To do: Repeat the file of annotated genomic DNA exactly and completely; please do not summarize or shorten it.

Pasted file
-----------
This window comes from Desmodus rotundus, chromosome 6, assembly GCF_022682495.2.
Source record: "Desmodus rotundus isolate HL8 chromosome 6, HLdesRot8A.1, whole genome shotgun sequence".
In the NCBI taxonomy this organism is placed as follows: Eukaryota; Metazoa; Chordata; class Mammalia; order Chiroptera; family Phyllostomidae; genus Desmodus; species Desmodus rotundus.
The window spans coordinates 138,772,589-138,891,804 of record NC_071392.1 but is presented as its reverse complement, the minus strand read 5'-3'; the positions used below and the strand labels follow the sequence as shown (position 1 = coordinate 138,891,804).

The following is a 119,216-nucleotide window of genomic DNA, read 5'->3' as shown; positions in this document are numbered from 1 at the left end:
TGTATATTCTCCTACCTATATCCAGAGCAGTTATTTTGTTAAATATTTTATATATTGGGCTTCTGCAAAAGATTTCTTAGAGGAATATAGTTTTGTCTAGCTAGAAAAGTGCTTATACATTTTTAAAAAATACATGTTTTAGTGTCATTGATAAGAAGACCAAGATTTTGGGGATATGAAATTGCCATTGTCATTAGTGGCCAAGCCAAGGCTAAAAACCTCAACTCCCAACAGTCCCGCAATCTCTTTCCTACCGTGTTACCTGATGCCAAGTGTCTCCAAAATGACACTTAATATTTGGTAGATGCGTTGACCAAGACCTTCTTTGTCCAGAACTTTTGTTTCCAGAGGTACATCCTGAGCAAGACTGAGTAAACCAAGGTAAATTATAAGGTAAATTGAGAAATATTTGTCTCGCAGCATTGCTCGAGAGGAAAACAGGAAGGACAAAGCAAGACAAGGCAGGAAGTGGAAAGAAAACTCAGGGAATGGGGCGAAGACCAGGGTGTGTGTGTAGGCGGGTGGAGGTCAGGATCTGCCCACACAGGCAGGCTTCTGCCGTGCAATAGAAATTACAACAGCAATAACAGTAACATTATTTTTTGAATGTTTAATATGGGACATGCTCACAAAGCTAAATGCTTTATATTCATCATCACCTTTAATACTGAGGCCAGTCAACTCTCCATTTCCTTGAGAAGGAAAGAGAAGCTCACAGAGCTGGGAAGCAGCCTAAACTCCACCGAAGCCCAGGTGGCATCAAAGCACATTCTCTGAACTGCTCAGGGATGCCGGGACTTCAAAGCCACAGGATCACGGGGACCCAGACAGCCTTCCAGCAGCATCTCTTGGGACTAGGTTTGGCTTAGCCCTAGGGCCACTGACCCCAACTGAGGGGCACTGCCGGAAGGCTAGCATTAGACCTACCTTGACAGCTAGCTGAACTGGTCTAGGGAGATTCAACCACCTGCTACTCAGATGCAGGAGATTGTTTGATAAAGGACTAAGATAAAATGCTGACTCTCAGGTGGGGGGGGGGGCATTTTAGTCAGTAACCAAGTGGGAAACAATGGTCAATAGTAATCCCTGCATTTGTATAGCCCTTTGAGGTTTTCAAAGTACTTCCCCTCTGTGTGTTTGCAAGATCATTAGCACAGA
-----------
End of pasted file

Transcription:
This window comes from Desmodus rotundus, chromosome 6, assembly GCF_022682495.2.
Source record: "Desmodus rotundus isolate HL8 chromosome 6, HLdesRot8A.1, whole genome shotgun sequence".
In the NCBI taxonomy this organism is placed as follows: Eukaryota; Metazoa; Chordata; class Mammalia; order Chiroptera; family Phyllostomidae; genus Desmodus; species Desmodus rotundus.
The window spans coordinates 138,772,589-138,891,804 of record NC_071392.1 but is presented as its reverse complement, the minus strand read 5'-3'; the positions used below and the strand labels follow the sequence as shown (position 1 = coordinate 138,891,804).

The following is a 119,216-nucleotide window of genomic DNA, read 5'->3' as shown; positions in this document are numbered from 1 at the left end:
TGTATATTCTCCTACCTATATCCAGAGCAGTTATTTTGTTAAATATTTTATATATTGGGCTTCTGCAAAAGATTTCTTAGAGGAATATAGTTTTGTCTAGCTAGAAAAGTGCTTATACATTTTTAAAAAATACATGTTTTAGTGTCATTGATAAGAAGACCAAGATTTTGGGGATATGAAATTGCCATTGTCATTAGTGGCCAAGCCAAGGCTAAAAACCTCAACTCCCAACAGTCCCGCAATCTCTTTCCTACCGTGTTACCTGATGCCAAGTGTCTCCAAAATGACACTTAATATTTGGTAGATGCGTTGACCAAGACCTTCTTTGTCCAGAACTTTTGTTTCCAGAGGTACATCCTGAGCAAGACTGAGTAAACCAAGGTAAATTATAAGGTAAATTGAGAAATATTTGTCTCGCAGCATTGCTCGAGAGGAAAACAGGAAGGACAAAGCAAGACAAGGCAGGAAGTGGAAAGAAAACTCAGGGAATGGGGCGAAGACCAGGGTGTGTGTGTAGGCGGGTGGAGGTCAGGATCTGCCCACACAGGCAGGCTTCTGCCGTGCAATAGAAATTACAACAGCAATAACAGTAACATTATTTTTTGAATGTTTAATATGGGACATGCTCACAAAGCTAAATGCTTTATATTCATCATCACCTTTAATACTGAGGCCAGTCAACTCTCCATTTCCTTGAGAAGGAAAGAGAAGCTCACAGAGCTGGGAAGCAGCCTAAACTCCACCGAAGCCCAGGTGGCATCAAAGCACATTCTCTGAACTGCTCAGGGATGCCGGGACTTCAAAGCCACAGGATCACGGGGACCCAGACAGCCTTCCAGCAGCATCTCTTGGGACTAGGTTTGGCTTAGCCCTAGGGCCACTGACCCCAACTGAGGGGCACTGCCGGAAGGCTAGCATTAGACCTACCTTGACAGCTAGCTGAACTGGTCTAGGGAGATTCAACCACCTGCTACTCAGATGCAGGAGATTGTTTGATAAAGGACTAAGATAAAATGCTGACTCTCAGGTGGGGGGGGGGGCATTTTAGTCAGTAACCAAGTGGGAAACAATGGTCAATAGTAATCCCTGCATTTGTATAGCCCTTTGAGGTTTTCAAAGTACTTCCCCTCTGTGTGTTTGCAAGATCATTAGCACAGA